The Curse of the Padres

Scott Miller over at CBS Sports wrote an article “The Anti-All Stars: Position-by-position, this season’s most disappointing players.” Not shockingly, this list has ‘PADRES’ written all over it. Past and present alike. Here are the cliffnotes on the current Padres players, and very recent Padres players. Hey, any national attention is good national attention, right? Right?

Catcher: Nick Hundley, Padres.

More than a new suit for travel, what Hundley really needed coming into this year was an emergency disaster preparedness kit. Poor guy spent the better part of the past four years in the majors, earned a four-year, $9 million contract this spring … and currently is earning it in Tucson, Ariz. Before the Padres mercifully shipped him to Triple-A in late June, it reached the point where Hundley may as well have taken a table leg, ala the late Norm Cash, to the plate instead of a bat.

He was hitting .166 when dispatched to Tucson … but it was a soft .166. Then Yasmani Grandal, Hundley’s replacement, joined the Padres in Colorado and became the first player in history to homer from each side of the plate for his first two major-league hits. Can you say “Wally Pipp”? The Cubs’ Geovany Soto (.163, five homers, 9 RBI in 38 games) was considered, but he came with a doctor’s note: He gets a break because of his back injury.

Not a perfect Wally Pipp analogy, but you get the point. Grandal’s been nails…and sadly, Hundley has been abysmal. Hope the kid can rebound.

Third base: Orlando Hudson, White Sox.

The David Copperfield of the Anti-All Star team: Hudson has managed to make two jobs disappear even before the All-Star break. After losing the second base gig in San Diego, he played his way out of the third base role in Chicago and the Sox acquired Kevin Youkilis. This is one of the most staggering realities of the season: Hudson has been so bad that the Padres elected to waive him and eat what was left of his $5.5 million deal even though they’re maintaining the majors’ lowest payroll. They’re struggling to make ends meet, and they still told him adios. Signed last year to be a positive veteran presence, he instead contributed to the Padres sinking to 91 losses after winning 90 in 2010. His lowlight: Flipping the ball into the stands last July after catching a popup for the second out of an inning, costing the Padres a run — after which, he explained it away by saying “that’s baseball” and he “thought it was funny.” Yeah, some veteran influence.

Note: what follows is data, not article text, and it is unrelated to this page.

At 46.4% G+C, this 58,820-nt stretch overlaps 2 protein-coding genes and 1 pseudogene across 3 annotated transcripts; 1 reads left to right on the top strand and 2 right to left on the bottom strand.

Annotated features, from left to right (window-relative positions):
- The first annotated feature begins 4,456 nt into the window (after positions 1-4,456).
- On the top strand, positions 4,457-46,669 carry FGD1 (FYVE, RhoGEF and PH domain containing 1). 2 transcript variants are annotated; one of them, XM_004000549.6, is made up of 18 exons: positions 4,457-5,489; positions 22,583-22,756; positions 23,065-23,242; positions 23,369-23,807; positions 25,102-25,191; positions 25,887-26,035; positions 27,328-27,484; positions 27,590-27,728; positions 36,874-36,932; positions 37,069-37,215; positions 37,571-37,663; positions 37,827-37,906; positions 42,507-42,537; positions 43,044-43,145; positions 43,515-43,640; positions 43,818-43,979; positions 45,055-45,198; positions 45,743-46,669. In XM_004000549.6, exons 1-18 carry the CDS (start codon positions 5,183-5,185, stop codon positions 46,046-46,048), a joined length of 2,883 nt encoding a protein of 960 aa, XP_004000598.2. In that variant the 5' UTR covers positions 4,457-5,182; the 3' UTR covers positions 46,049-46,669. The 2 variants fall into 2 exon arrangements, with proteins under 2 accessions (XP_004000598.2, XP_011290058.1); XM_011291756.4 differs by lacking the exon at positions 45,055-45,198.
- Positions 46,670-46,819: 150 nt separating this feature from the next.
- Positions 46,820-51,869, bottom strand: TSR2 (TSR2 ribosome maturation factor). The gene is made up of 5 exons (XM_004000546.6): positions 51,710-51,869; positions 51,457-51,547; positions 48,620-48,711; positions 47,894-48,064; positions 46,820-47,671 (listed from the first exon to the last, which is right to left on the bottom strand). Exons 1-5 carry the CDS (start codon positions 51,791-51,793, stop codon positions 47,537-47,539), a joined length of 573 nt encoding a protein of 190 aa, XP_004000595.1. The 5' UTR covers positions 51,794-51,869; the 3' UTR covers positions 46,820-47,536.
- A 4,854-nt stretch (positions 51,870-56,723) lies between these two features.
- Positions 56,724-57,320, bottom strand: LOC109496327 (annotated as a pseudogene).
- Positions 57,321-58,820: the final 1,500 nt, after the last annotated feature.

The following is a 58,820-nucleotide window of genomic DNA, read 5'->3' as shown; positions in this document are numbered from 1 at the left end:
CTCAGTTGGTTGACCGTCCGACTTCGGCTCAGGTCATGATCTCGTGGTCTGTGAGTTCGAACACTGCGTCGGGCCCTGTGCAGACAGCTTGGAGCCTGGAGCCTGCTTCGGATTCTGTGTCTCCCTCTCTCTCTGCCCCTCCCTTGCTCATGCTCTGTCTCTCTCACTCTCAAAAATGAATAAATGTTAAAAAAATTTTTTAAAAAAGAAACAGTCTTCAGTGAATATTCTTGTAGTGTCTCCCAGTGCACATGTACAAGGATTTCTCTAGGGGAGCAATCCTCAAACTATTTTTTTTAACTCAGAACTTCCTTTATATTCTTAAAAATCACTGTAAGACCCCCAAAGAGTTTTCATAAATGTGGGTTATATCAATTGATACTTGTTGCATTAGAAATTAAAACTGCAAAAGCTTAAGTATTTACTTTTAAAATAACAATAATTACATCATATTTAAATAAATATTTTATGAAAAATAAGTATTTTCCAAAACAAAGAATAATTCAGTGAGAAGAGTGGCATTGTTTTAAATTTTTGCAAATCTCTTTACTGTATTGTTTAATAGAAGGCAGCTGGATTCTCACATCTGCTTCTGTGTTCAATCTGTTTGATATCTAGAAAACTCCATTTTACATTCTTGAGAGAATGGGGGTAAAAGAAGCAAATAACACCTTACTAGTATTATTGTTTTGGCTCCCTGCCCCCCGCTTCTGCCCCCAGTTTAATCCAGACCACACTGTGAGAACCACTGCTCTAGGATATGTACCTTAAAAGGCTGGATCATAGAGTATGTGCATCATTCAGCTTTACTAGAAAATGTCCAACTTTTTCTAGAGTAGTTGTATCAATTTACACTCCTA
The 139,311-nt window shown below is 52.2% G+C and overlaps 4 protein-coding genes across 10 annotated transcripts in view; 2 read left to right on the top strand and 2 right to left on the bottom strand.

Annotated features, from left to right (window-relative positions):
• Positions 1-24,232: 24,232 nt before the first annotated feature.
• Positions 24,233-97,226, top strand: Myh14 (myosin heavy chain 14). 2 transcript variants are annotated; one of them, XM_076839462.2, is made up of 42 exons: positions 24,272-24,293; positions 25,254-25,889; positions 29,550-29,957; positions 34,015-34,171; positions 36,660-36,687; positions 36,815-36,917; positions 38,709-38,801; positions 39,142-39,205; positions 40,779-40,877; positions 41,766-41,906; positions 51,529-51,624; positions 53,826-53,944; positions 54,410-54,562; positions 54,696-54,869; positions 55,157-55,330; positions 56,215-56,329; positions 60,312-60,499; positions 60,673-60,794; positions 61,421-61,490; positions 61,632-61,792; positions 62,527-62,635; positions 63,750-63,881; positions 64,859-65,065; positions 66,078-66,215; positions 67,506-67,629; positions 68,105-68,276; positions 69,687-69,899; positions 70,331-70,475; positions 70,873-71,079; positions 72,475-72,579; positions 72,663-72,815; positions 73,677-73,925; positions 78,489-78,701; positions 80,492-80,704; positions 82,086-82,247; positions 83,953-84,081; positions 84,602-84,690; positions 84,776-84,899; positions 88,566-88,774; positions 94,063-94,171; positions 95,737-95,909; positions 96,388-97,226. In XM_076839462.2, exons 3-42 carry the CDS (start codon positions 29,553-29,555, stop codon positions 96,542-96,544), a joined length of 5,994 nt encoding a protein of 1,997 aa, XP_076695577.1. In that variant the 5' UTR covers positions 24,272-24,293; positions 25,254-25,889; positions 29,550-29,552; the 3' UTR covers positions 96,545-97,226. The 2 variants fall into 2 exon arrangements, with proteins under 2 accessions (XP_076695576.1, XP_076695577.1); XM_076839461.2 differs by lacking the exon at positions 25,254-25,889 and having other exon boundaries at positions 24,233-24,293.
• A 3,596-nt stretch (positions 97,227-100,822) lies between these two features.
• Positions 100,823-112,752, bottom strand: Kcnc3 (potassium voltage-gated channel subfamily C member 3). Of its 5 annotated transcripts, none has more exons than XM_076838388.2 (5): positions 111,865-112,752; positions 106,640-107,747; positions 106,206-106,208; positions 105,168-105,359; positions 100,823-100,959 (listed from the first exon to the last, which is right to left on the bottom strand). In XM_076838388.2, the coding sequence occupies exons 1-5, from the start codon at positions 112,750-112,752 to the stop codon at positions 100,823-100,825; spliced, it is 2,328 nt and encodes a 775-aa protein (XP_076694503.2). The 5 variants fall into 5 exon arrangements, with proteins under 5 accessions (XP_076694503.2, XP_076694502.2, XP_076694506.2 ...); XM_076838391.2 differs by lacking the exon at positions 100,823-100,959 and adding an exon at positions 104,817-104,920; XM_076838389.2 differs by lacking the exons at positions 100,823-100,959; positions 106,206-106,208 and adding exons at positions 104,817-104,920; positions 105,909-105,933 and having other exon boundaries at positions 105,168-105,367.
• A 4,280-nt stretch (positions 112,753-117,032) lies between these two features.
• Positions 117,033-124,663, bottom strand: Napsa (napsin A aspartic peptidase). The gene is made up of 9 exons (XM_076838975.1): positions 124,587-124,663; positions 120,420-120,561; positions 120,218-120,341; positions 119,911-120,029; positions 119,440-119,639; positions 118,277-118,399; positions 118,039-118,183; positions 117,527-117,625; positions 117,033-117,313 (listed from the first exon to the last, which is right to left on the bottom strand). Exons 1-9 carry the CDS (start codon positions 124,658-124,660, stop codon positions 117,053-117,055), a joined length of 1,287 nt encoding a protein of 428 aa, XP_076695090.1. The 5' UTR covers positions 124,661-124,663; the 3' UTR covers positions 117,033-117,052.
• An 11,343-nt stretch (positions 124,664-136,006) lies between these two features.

Oh, O-Dogg… mow my lawn.

Center field: Cameron Maybin, Padres.

In smashing the longest homer in baseball this season, a 485-foot shot in Colorado on Monday, Maybin only caused more folks to scratch their heads. What’s happened to this guy? He’s regressed badly, both offensively and defensively, after signing a five-year, $25 million extension this spring. Instead of a launching pad for Maybin, last season looks more like a mirage. At this point, the Swingin’ Friar could do more damage.

Low blow with the Swingin’ Friar comment. Shocked I didn’t come up with it first.

Closer: Heath Bell, Marlins.

There are lots of reasons why the Marlins are the most disappointing club this side of the Phillies, and they’re not all Bell. But his late-innings failures are a big part of it, especially considering the three-year, $27 million deal he signed last winter. The latest debacle came the other day in Milwaukee, when the Marlins trailed 9-2 into the seventh, stormed back to take the lead in the 10th inning … only to watch Bell surrender a two-run, game-losing homer to Aramis Ramirez. He’s blown five saves, lost four games and has compiled a 6.19 ERA. Soon, David Caruso and the rest of the CSI: Miami gang will be investigating.

Poor, Heater. I’m actually offended by the David Caruso comment… aren’t you?


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